New Wastewater Treatment Plant

The Notice of Preparation for the EIR is going out to the public on Friday the 15th of February. There will be a scoping review March 6. The scoping review will take place at MSWD headquarters, 5:30 pm to 6:30 pm.


I-10/Indian Sewer Financing District

The district is trying to secure a date when it can make a presentation to the Palm Springs City Council on this matter. The same presentation will be given to the Desert Hot Springs City Council, probably in March.


Consent Agenda

Three items: approval of the minutes for January 2019, the register of demands and board compensation. Approved 5-0.


Financial Report

Residential consumption of water is running a little higher than expected. Operating expenses are running about half a million under budget because there have been fewer emergency repairs than anticipated. In addition, the district has about half a million in investment income from CalTrust where the district has more than $30 million invested. CalTrust is not permitted to invest in the stock market. Most of its investments are U.S. Treasury-related.


Counsel Comments

It had been mentioned that the DWA Board would be holding a public hearing on district elections on Tuesday evening at the Lozano Community Center, which generated a little not-agendized discussion of the subject, again. Attorney Pinkney reminded them, again, that it was not agendized, but that if they wanted to discuss it, they only needed to indicate that they want it agendized at the next meeting. As he was saying this, President Duncan made a quick informal poll of the board and got four affirmative nods. Director Grasha's attention was elsewhere. When President Duncan told the attorney that at least four Directors wanted it agendized, Mr. Grasha objected, insisting that it should be a formal roll call vote so that the record would indicate the support was 5-0. Mr. Duncan said there would be no roll call vote. Mr. Grasha, completely failing to understand that he had just voiced his affirmative opinion as loudly (louder, actually) as any other director, continued to insist, but Mr. Duncan wisely ignored him. Consider it a unanimous request, four directors plus one child.


Director Comments

President Duncan had a comment:

Intentionally disseminating or dispersing false information is unethical. In virtually all cultures around the world it is considered lying. The Mission Springs Water District Board of Directors has not voted to establish districts. At last week's study session, we directed staff to add the possibility of districting to a future agenda for discussion or possibly for future action, should we decide to pursue it further. Before we can district, first it must be brought to the Board of Directors for consideration as an agenda item. Secondly, if it is decided to go forward with districting, we must either decide on our own boundaries or hire a demographer, a demographer's firm, to establish district boundaries. Thirdly, we must hold I believe it's up to about five total public hearings on the topic and take public input before we can district. Then and only then can it be brought to the board for a vote. Along with transparency, we must be accurate and honest in our dealings with the public at all times.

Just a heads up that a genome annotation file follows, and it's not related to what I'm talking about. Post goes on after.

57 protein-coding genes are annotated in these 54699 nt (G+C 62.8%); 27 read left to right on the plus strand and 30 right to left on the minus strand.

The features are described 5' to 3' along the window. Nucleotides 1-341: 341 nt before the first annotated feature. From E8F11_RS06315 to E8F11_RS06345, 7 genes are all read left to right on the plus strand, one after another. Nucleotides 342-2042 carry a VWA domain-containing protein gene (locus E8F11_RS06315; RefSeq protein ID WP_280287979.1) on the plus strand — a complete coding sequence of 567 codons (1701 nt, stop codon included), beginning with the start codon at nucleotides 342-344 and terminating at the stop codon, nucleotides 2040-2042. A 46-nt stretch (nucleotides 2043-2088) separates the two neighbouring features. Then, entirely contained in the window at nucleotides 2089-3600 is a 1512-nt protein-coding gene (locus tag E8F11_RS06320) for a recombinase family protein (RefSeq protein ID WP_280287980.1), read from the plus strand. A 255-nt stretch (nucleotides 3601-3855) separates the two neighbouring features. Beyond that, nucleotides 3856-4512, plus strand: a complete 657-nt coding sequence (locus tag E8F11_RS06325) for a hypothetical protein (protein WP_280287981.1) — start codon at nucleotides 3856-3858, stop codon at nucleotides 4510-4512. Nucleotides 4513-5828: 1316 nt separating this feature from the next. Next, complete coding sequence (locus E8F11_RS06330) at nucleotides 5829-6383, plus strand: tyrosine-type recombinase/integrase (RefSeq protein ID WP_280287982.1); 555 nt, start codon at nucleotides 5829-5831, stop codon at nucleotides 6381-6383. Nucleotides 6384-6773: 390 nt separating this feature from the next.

Filed under Coachella Valley,Desert Hot Springs | permalink | February 25, 2019 at 11:07 PM | Comments (0)

February 19, 2019

Desert Water Agency Hearing On District Elections - February 19, 2019

This is a report on the public hearing held by the Desert Water Agency on the subject of "Transition to Elections by Division," i.e., district elections. The meeting was in the Lozano Community Center in Tedesco Park on Tuesday, February 19, 2019, and marks the first time in the history of its existence (well, actually first time in the memory of Nancy Wright, which is probably just as good) that the Desert Water Agency board has visited Desert Hot Springs. All five DWA directors were present.

In the audience, directors from Mission Springs Water District were present, along with Yvonne Parks and Karl Baker who ran for the DWA board in 2018 and lost. No Desert Hot Springs City Council members were present, but this hearing was at 5:30 on Tuesday and the city council meeting was scheduled to begin at 6 o'clock, so they all had a good excuse to be elsewhere.


Intro

You can download the PDF version of the Powerpoint presentation here.

General Manager Krause spoke first, providing some background on aquifers and water districts in the Coachella Valley. Below is a map of Desert Water Agency. You can see they haven't updated it to show the current boundaries of DHS. Desert Water Agency covers almost all of Palm Springs and extends into Cathedral City (about 6,000 people there) and even a tiny segment of Rancho Mirage where 19 people live.

DWA District Boundary